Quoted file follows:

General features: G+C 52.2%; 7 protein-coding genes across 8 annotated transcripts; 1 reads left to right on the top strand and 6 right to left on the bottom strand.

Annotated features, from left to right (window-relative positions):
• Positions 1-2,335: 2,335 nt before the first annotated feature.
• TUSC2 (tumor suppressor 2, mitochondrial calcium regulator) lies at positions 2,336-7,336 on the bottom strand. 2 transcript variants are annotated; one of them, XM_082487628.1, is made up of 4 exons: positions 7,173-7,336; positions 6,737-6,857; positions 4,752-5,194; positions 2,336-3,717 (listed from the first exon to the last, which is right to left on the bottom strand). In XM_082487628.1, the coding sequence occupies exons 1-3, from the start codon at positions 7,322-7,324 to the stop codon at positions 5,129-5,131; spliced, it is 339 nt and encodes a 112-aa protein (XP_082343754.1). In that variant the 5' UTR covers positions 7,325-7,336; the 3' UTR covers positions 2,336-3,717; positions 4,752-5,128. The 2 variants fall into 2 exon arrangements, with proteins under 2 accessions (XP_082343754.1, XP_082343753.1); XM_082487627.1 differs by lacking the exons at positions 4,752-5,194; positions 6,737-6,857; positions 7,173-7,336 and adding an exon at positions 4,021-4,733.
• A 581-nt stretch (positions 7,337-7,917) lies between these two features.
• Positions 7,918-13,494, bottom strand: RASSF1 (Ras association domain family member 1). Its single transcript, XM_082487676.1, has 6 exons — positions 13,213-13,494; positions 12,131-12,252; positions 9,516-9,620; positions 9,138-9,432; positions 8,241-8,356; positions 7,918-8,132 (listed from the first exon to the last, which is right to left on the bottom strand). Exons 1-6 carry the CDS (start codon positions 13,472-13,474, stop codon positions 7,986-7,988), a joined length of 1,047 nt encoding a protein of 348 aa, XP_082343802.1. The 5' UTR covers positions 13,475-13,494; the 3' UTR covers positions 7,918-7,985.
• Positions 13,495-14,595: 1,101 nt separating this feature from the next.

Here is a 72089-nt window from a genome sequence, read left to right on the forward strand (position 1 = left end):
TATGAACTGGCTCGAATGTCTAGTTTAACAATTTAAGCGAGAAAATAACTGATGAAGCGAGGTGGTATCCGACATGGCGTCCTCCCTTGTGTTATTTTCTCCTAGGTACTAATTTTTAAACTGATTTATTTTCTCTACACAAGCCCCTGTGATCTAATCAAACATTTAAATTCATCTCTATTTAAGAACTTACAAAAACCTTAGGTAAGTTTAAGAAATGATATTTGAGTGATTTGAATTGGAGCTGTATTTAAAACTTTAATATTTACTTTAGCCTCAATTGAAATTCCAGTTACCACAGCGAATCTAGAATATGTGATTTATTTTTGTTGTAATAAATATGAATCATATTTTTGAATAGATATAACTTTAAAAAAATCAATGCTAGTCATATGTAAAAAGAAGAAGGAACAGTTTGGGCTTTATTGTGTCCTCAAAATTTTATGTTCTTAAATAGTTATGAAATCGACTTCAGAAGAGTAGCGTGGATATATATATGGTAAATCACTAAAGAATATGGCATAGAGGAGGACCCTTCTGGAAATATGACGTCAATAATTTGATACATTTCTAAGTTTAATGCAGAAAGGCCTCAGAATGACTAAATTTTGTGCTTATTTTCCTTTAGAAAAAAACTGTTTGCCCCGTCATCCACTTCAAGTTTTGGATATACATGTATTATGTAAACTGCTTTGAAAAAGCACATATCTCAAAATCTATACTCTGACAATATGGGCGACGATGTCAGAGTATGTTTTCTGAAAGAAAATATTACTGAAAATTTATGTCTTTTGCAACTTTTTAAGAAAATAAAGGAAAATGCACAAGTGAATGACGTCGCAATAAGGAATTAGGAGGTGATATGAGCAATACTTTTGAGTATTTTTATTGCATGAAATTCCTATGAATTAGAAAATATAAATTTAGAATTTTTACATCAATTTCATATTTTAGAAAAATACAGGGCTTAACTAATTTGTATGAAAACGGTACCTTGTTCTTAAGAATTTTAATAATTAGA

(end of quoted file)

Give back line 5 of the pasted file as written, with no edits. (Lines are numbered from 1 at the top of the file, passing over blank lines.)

• A 581-nt stretch (positions 7,337-7,917) lies between these two features.